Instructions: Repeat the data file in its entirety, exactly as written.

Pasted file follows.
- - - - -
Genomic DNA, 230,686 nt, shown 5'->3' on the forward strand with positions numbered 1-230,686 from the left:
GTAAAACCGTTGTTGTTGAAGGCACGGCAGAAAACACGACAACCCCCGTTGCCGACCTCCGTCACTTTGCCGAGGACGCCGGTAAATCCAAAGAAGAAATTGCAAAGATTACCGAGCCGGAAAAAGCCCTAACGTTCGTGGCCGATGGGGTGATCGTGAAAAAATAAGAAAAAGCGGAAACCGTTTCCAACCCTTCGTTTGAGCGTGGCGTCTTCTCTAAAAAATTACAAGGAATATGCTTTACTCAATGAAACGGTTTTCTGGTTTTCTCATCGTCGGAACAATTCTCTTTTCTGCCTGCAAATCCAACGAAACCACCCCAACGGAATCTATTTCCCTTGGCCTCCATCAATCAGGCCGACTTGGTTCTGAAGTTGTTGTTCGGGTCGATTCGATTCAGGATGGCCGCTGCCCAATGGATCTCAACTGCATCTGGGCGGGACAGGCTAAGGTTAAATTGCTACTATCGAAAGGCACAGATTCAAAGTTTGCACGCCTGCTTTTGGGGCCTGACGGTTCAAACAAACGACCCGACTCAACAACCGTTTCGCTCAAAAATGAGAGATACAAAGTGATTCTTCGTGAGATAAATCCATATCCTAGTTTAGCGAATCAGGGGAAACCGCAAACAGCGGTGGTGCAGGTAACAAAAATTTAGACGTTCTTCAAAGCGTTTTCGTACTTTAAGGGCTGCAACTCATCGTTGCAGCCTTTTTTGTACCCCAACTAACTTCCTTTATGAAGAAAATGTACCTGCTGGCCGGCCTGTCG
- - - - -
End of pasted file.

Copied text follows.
Genomic DNA, 230,686 nt, shown 5'->3' on the forward strand with positions numbered 1-230,686 from the left:
GTAAAACCGTTGTTGTTGAAGGCACGGCAGAAAACACGACAACCCCCGTTGCCGACCTCCGTCACTTTGCCGAGGACGCCGGTAAATCCAAAGAAGAAATTGCAAAGATTACCGAGCCGGAAAAAGCCCTAACGTTCGTGGCCGATGGGGTGATCGTGAAAAAATAAGAAAAAGCGGAAACCGTTTCCAACCCTTCGTTTGAGCGTGGCGTCTTCTCTAAAAAATTACAAGGAATATGCTTTACTCAATGAAACGGTTTTCTGGTTTTCTCATCGTCGGAACAATTCTCTTTTCTGCCTGCAAATCCAACGAAACCACCCCAACGGAATCTATTTCCCTTGGCCTCCATCAATCAGGCCGACTTGGTTCTGAAGTTGTTGTTCGGGTCGATTCGATTCAGGATGGCCGCTGCCCAATGGATCTCAACTGCATCTGGGCGGGACAGGCTAAGGTTAAATTGCTACTATCGAAAGGCACAGATTCAAAGTTTGCACGCCTGCTTTTGGGGCCTGACGGTTCAAACAAACGACCCGACTCAACAACCGTTTCGCTCAAAAATGAGAGATACAAAGTGATTCTTCGTGAGATAAATCCATATCCTAGTTTAGCGAATCAGGGGAAACCGCAAACAGCGGTGGTGCAGGTAACAAAAATTTAGACGTTCTTCAAAGCGTTTTCGTACTTTAAGGGCTGCAACTCATCGTTGCAGCCTTTTTTGTACCCCAACTAACTTCCTTTATGAAGAAAATGTACCTGCTGGCCGGCCTGTCG